The six most interesting new partners at Goldman Sachs

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Goldman Sachs just announced its latest partner class, guaranteeing a $1 million salary and all the other perks that come with the title to 69 employees, down from 84 two years ago. Unsurprisingly, well more than half (48) work in sales and trading or investment banking. A record 26% are women, which is equally unsurprising considering new CEO David Solomon’s pledge to make the upper rungs of management more gender diverse. Below are six of the most impressive new partners.

Carl "Boe" Hartman, Technology, New York

Only three people from the bank’s technology division made partner, but what makes Hartman so unique is that he works for Goldman’s retail arm, GS Bank USA, which operates its online lending platform, Marcus. Promoted in 2017 to chief information officer of GS Bank, Hartman may be the first retail-focused employee to be named partner. Marcus launched only two years ago. Hartman is a retail lifer, spending a decade at Capital One before moving to Barclaycard. His appointment shows just how serious Goldman is taking its new retail venture. In a May blog post in which he shared advice he would give to his former self, Hartman wrote: “Write your ideas down -- most are horrible, but a few are pure gold (and some will become part of this thing called Marcus by Goldman Sachs).”

Niharika Cabiallavetta and Beat Cabiallavetta, Securities, London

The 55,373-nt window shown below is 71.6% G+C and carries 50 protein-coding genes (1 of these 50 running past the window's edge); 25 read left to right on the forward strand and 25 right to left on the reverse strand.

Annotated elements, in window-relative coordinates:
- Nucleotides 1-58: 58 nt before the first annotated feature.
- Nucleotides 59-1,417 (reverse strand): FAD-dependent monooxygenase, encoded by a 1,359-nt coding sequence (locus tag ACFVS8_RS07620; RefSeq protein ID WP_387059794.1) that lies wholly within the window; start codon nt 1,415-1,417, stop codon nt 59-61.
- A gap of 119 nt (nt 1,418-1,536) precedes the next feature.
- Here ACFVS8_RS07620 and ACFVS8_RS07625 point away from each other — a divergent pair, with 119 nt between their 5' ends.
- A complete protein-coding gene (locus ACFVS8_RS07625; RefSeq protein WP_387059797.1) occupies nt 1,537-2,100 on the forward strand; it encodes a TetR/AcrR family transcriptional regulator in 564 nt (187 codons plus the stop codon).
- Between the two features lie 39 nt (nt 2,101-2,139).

As insiders suggested to us earlier in the week, London-based Niharika Cabiallavetta, a credit salesperson who's been at Goldman since 2005, made partner. What we weren’t told was that her husband, Beat Cabiallavetta, would achieve the same status. A member of the bank’s special situations group, Beat also joined Goldman in 2005 and was named a managing director in 2013, alongside his wife. This is the first time in London that Goldman has made two partners…partners. It should be a joyous evening around the Cabiallavetta household tonight.

Eric Murciano, Securities, London

Insiders also tipped us off that Murciano, Goldman's co-head of emerging markets and FX sales, would be one of several fixed income execs to make partner while the equities team was relatively shunned. However, tipsters also suggested that Adam Crook, Murciano’s co-head, could also get the call. He did not. Murciano has been with the bank since 2004. Crook joined in 2008 and was named managing director in 2014.

Earl Hunt, Securities, New York

Hunt may not be the youngest partner Goldman has ever named (he graduated from Brown University in 2003) but the speed with which he climbed Goldman’s hierarchy is eye-opening. He has only been a managing director for 11 months after being named as part of the 2017 class. He left Citi in 2015 to join Goldman’s distressed debt team as a vice president and climbed all the way to partner in three years (though it's worth noting Goldman doesn't use 'director' titles). He started with the bank at a particularly opportune time as Goldman's distressed debt trading desk saw significant turnover in 2015 following a difficult stretch.

Heather Kennedy Miner, Executive Office, New York

Goldman’s head of investor relations, Miner is the only member of the bank’s executive office to make partner in 2018. She has worn many hats. Miner started at Goldman as part of its corporate treasury team in 2003, making MD in 2009. She then spent more than eight years in investor relations before heading up Goldman’s strategic advisory solutions team within the bank’s asset management department. When Edith Cooper retired in 2017 as the head of HR, Goldman tapped Dane Holmes, then-head of investor relations, as her Cooper’s replacement. The bank then pulled Miner back to IR to head up her old department. Miner's career arc shows just how difficult it is to make partner as a non-revenue generator. She waited nine years from the time she was named managing director, compared to just one year for Hunt.

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